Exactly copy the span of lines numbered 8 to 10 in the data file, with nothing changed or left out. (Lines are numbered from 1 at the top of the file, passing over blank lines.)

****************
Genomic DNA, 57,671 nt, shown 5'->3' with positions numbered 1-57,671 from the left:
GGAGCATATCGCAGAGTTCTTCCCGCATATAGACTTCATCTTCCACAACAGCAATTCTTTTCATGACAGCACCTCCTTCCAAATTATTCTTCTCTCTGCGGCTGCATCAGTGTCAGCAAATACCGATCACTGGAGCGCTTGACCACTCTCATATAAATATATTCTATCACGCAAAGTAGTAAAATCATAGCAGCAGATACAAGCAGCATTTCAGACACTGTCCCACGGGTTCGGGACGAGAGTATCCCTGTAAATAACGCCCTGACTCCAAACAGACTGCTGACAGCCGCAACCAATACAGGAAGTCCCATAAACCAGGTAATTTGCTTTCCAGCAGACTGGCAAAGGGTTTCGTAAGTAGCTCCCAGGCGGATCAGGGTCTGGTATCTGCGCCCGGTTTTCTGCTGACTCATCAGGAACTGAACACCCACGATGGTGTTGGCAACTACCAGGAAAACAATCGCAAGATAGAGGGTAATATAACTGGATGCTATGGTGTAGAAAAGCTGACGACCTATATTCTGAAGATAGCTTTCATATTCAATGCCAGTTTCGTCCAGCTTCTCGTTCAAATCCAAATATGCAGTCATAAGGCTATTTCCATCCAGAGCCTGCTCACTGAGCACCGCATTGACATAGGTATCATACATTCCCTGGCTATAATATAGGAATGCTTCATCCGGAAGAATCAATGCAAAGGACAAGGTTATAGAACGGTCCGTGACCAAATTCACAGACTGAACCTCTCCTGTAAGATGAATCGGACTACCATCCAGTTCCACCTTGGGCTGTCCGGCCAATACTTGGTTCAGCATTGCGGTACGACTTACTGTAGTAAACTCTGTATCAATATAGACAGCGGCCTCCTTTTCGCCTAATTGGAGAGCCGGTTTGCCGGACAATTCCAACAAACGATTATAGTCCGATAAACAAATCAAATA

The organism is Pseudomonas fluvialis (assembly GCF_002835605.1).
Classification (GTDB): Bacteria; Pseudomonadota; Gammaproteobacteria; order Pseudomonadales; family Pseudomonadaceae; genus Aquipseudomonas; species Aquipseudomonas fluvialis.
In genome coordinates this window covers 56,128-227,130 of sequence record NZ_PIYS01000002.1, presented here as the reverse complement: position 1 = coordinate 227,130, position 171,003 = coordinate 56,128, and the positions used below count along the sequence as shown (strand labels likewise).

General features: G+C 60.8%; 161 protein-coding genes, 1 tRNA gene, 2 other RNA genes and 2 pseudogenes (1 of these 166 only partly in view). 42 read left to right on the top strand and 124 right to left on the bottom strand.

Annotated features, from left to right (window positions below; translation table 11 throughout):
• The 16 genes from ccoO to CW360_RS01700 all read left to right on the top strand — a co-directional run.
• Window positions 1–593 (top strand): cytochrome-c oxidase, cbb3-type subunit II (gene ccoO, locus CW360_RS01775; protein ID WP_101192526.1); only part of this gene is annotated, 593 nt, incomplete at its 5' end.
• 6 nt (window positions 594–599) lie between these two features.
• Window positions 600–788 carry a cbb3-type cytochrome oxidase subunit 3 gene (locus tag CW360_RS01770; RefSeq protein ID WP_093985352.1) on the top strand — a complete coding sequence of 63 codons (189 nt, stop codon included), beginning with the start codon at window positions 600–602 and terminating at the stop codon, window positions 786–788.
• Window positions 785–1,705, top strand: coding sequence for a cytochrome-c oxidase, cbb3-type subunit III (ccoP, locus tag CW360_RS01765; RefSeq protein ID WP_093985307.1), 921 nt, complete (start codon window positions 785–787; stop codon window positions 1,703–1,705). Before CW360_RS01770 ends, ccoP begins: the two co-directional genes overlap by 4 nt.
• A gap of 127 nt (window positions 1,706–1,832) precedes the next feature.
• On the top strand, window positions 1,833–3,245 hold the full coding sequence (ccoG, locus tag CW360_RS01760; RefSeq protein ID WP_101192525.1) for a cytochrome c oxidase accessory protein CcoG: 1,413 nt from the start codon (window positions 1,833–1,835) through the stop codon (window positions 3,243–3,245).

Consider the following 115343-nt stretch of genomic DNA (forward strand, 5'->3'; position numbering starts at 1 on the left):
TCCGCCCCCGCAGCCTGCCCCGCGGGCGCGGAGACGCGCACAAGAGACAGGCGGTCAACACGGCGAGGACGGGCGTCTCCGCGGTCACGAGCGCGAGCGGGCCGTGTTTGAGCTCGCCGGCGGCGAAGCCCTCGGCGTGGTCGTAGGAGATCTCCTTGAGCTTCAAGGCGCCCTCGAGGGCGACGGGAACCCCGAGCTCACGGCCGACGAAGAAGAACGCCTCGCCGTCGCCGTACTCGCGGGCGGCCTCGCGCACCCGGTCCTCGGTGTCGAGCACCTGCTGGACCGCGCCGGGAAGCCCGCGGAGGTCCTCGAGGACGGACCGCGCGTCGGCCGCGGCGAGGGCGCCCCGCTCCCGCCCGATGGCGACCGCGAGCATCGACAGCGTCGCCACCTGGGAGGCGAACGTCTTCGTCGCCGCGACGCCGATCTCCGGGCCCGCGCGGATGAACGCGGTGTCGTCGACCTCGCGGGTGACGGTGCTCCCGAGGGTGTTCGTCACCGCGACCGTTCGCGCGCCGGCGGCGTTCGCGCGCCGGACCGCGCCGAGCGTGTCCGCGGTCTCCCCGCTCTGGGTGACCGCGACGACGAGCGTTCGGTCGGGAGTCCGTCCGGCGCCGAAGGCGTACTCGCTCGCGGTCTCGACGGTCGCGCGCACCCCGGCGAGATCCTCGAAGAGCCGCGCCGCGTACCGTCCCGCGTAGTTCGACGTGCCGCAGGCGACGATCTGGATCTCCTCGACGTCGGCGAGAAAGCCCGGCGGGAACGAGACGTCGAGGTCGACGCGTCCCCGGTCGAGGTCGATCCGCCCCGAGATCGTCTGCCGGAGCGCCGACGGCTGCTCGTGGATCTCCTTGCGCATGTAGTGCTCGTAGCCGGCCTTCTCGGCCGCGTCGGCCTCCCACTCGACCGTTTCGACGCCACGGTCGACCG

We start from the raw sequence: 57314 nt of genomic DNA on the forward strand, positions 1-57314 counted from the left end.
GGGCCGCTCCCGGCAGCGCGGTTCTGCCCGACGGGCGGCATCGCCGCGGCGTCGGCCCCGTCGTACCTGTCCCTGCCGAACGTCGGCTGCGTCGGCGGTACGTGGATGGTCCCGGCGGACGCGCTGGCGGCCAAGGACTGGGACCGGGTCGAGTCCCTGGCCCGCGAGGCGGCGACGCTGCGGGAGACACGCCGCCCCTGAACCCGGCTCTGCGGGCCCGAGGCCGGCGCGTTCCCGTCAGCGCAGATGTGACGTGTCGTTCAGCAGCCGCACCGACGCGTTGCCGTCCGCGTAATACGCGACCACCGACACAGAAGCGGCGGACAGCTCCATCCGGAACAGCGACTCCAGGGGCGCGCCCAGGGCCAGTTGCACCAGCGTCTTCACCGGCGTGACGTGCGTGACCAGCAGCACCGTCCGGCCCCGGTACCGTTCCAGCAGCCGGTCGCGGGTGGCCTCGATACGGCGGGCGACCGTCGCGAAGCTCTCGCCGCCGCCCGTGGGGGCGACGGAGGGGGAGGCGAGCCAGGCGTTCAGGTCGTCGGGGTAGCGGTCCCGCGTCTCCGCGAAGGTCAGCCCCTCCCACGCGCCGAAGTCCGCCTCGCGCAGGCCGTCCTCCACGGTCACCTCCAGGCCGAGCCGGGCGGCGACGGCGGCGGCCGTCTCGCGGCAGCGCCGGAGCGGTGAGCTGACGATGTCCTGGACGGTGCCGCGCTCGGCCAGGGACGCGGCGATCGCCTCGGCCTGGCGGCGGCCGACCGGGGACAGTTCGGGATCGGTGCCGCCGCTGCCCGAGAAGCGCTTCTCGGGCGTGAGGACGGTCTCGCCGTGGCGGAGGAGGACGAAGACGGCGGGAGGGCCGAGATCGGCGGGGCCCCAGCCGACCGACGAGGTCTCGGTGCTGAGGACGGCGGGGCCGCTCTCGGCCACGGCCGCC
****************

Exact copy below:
• The 16 genes from ccoO to CW360_RS01700 all read left to right on the top strand — a co-directional run.
• Window positions 1–593 (top strand): cytochrome-c oxidase, cbb3-type subunit II (gene ccoO, locus CW360_RS01775; protein ID WP_101192526.1); only part of this gene is annotated, 593 nt, incomplete at its 5' end.
• 6 nt (window positions 594–599) lie between these two features.